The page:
The preceding findings showed that Zimbabweans are using traditional medicine. Nkatazo (2010) agitated that, after assessing the role of traditional medicines in addressing health care problems, the Zimbabwean Parliamentary Health Committee in 2010 recommended the government of Zimbabwe to create a regulatory framework on traditional medicine. The health committee called for guidelines on the manufacture and distribution of traditional medicines as a complement to the conventional medicine.
However, there is stereotyping in the use of traditional medicine in Zimbabwe. Use of traditional medicines has been associated with witchcraft and traditional health practitioners have been labelled as witchdoctors. This negative stereotype of the traditional health system resulted in loss of confidence in traditional medicine. Therefore, people who use traditional medicine usually visit traditional healers ‘nicodemously’. Use of traditional medicine is also complicated by the fact that Medicines Control Authority of Zimbabwe (MCAZ) is still to licence a single traditional medicine, despite the fact that herbal concoctions like gundamiti proved to be more effective that antiretroviral drugs (ARVs).
Threats to medicinal plans
According to ZINATHA, trees and herbs are fast diminishing. It was held that manufacture of Gundamiti, had to stop because the herbs were no longer found because of deforestation. This revelation was also collaborated by the official at James Mobb, who said that they travel for long distances to get herbs, and even go as far as Chipinge and Binga.
Deforestation is estimated around 330,000 hectares per year and between 1990 and 2010 Zimbabwe lost more than 30% of its forest cover. The major causes of deforestation are collection of firewood, veld fires, and agriculture, especially the increase in the number of small-scale tobacco farmers resulted in increased deforestation rate. The selective extraction of trees for various uses by local communities also leads to over exploitation. For example, warburgiasalutaris (muranga), which is well known for its medicinal properties in the Chipinge area, is almost extinct as a result of overharvesting. Anyone can just harvest traditional medicine, even those without knowledge, and this resulted in the ban on the African potato. According to Mr. Kandiyero, people were arbitrary harvesting the African Potato, even from contaminated water sources.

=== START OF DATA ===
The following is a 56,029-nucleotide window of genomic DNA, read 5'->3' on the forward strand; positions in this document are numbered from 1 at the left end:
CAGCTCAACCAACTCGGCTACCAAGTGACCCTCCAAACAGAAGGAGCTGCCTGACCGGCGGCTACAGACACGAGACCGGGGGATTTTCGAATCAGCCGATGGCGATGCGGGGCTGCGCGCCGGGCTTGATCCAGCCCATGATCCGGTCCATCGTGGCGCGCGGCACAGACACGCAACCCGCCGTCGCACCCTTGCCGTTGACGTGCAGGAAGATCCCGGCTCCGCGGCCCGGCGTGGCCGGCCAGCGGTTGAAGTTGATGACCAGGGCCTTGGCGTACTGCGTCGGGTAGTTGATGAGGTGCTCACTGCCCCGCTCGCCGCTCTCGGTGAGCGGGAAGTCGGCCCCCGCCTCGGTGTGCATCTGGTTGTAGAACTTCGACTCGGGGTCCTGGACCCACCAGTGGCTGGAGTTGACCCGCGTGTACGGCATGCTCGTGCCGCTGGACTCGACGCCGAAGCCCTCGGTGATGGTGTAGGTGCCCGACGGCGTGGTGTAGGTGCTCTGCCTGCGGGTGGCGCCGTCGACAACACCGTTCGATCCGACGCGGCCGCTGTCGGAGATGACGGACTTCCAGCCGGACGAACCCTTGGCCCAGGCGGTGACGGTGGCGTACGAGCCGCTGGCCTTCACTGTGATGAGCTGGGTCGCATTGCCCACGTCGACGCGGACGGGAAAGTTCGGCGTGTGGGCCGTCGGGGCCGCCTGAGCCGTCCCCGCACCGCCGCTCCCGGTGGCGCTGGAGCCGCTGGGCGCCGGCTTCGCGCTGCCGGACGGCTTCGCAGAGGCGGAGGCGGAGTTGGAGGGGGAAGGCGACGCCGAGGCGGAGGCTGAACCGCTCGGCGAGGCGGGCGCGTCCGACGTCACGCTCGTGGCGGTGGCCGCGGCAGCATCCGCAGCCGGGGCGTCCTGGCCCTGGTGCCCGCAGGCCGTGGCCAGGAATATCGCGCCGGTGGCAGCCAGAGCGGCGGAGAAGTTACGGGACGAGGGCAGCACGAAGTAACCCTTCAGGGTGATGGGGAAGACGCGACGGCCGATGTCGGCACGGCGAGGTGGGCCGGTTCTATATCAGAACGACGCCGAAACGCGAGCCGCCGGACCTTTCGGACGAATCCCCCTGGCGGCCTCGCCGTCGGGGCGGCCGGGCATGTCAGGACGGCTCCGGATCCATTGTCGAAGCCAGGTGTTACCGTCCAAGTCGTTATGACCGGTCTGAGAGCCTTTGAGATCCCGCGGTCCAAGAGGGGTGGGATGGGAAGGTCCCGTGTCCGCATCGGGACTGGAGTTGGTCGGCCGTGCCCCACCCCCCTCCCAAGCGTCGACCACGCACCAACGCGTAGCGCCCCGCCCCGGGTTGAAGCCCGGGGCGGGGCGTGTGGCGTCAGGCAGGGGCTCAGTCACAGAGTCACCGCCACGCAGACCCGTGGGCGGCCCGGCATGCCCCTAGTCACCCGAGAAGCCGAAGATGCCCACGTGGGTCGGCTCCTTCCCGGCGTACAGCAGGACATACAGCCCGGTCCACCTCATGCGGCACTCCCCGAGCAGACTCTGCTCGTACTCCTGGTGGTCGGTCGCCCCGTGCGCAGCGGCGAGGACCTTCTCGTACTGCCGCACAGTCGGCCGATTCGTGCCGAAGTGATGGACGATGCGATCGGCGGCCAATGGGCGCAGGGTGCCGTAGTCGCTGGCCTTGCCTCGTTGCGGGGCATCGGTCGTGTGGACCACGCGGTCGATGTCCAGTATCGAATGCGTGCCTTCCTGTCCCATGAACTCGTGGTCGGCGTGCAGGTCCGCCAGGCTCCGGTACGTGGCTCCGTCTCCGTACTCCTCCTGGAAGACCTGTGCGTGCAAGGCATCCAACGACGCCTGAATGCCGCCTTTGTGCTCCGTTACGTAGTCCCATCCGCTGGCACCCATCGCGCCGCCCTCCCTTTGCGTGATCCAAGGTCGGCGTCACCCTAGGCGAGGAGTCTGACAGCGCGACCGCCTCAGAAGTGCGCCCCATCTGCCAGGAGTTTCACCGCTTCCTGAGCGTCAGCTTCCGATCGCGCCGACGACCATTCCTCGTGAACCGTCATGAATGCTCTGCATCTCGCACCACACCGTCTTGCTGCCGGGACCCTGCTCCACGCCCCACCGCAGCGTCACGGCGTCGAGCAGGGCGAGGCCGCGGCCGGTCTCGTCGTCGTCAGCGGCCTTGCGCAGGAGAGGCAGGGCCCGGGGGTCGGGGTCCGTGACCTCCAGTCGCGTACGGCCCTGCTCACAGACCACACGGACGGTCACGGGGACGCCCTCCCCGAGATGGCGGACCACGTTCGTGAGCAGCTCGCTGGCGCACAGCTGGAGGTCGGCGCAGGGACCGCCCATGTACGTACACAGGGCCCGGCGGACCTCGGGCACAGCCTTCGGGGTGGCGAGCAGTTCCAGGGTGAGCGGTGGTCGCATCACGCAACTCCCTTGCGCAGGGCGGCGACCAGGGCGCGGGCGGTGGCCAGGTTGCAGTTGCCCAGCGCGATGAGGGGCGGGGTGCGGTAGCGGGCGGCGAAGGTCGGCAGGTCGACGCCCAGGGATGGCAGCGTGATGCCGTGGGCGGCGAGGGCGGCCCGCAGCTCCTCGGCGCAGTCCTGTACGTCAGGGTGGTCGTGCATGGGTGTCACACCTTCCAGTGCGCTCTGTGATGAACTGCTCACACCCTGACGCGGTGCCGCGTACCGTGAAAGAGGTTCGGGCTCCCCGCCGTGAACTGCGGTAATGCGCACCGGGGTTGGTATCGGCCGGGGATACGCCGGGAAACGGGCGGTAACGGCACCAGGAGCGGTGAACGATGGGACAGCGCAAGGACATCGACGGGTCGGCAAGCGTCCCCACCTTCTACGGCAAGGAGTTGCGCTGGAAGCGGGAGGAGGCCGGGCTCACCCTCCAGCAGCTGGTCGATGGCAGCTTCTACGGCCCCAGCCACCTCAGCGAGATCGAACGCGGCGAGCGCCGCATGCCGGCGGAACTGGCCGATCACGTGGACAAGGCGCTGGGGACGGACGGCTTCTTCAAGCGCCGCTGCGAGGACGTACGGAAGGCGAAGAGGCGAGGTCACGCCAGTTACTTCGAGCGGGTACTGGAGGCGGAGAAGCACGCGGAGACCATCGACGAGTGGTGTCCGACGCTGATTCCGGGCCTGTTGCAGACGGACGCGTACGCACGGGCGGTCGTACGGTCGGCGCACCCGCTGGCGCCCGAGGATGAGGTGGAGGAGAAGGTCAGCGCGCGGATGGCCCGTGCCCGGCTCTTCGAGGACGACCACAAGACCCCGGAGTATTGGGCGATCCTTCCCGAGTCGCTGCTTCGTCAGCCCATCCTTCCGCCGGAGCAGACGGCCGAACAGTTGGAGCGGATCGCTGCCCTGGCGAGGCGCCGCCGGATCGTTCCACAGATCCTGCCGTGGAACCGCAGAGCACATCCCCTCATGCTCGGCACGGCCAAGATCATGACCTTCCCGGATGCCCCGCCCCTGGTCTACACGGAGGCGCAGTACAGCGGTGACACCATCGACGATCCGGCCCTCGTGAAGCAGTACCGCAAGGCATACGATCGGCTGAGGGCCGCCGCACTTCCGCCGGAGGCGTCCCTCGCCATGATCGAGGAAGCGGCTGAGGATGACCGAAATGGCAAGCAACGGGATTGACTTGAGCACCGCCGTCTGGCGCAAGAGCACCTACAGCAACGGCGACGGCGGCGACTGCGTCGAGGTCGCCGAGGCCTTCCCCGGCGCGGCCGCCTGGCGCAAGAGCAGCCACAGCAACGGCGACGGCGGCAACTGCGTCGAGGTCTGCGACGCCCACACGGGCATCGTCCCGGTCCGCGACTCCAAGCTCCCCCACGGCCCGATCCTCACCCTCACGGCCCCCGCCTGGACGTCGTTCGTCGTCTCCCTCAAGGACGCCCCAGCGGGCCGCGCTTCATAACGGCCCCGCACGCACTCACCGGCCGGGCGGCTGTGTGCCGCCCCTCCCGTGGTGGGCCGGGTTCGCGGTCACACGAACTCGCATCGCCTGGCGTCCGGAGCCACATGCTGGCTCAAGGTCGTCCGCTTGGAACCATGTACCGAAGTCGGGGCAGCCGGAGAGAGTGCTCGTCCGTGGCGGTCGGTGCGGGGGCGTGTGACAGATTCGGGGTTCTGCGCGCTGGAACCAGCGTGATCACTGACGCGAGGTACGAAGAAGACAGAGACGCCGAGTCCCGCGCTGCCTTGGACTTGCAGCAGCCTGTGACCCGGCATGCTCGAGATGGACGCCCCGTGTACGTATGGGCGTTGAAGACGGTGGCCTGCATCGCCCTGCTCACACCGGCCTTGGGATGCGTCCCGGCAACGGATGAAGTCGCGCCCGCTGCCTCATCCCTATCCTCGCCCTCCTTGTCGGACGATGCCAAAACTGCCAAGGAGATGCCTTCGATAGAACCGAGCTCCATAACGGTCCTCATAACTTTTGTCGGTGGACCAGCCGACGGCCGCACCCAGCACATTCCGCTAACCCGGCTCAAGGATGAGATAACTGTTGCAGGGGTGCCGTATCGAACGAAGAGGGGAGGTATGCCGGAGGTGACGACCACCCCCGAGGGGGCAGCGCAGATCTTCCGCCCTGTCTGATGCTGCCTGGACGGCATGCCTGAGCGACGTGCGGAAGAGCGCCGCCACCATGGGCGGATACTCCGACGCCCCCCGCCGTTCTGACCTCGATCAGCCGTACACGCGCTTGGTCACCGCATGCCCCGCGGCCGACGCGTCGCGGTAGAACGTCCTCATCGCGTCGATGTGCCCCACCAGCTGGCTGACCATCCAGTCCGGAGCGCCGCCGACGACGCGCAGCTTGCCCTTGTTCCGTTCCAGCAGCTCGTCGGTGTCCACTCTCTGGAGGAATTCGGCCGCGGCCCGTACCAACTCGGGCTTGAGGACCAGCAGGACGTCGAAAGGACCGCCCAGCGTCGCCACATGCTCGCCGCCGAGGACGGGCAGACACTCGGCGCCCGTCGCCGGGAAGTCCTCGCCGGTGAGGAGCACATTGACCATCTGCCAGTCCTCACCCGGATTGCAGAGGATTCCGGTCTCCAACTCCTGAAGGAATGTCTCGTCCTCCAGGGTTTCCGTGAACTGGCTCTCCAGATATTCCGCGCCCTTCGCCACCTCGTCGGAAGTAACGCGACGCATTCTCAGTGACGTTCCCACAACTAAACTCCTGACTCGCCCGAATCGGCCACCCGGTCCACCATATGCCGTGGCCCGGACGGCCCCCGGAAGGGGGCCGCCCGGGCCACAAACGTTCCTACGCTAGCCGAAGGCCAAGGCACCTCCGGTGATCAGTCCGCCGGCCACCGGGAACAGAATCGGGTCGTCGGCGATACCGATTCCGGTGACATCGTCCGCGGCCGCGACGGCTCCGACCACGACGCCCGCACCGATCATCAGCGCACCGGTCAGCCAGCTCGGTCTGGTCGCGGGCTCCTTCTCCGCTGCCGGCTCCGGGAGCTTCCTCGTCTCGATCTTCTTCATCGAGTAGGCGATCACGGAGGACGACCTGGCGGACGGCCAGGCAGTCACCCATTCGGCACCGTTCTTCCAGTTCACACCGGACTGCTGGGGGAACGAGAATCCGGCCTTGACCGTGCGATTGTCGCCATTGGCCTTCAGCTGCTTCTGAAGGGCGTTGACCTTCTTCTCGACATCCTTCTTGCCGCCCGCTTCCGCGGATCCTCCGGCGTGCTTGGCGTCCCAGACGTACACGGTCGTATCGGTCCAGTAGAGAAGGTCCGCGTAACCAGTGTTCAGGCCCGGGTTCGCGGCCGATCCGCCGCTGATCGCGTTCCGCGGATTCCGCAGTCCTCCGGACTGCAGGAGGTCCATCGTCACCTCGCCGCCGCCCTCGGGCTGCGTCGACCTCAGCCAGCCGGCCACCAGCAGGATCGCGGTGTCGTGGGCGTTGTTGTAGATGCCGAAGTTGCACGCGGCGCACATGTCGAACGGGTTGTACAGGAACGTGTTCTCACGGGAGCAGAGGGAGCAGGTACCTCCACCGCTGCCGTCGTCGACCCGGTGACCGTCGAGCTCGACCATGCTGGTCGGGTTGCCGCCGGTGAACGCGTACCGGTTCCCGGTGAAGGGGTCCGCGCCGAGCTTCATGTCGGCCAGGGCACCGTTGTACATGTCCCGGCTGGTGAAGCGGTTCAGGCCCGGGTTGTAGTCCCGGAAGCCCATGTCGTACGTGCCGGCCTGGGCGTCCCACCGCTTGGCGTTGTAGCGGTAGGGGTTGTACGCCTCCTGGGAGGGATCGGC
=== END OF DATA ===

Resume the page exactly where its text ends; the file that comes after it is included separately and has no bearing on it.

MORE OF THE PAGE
MACZ is supposed to register drugs but have not yet registered even one traditional medicine. Therefore, traditional medicine cannot be distributed using conventional medicine channels. The practitioners are the ones who prescribe and dispense their medications. Those who attempt to ensure wide distribution are doing that illegally because the medicines are not licensed. In addition, absence of licensing has resulted in conflicts between traditional medicine practitioners and MCAZ. There are issues to do with dosage and risks associated with the medicine. Also, due to the fact that traditional medicine is not registered, pharmacists do not receive any form of training on traditional medicine and cannot distribute it. PCZ argued that practitioners do not have use for traditional medicine.
In addition, in 2004, Mr Ngwenya, the owner of James Mobb once appeared before a Parliamentary Portfolio Committee on health, over allegations of distributing unregistered medicine. Some of the recommendations of the portfolio committee were that; there was need to formalise the practice of Mr. Ngwenya, and to harmonise legislation on health (The Health Professions Act and ZINATHA are separate and do not compliment each other). However, 10 years after the recommendations of the Parliamentary Portfolio Committee on Health, it seems as if nothing has happened to register traditional medicine in Zimbabwe.
MCAZ may lack capacity to analyse active ingredients in traditional medicine and seemed to be biased towards Western medicine. MCAZ follows certain protocol when licensing medicines, are these are mainly suited for Western medicines. The procedures for registering medicines may not be applicable to traditional medicines, which may fail to meet the criteria for licensing. Therefore, there is need for a framework for registering traditional medicine. WHO provide guidelines for registering traditional medicine and it is vital to make use of them. Countries like Burkina Faso and Ghana, after conducting research, have licensed traditional medicines, which are part of their essential drugs and Zimbabwe could learn.
Traditional medicines have strong curative powers and could be the answer to some chronic illnesses and medical disasters like HIV and AIDS. Change of mind-set on traditional medicine by Zimbabweans is important. However, use of traditional medicine is expected to increase, especially in light of the WHO Traditional Medicine (TM) Strategy 2014-2023, that seeks to member states in the harnessing of the potential contributions of traditional medicine to health, wellness and people centred health care.
The specific recommendations are: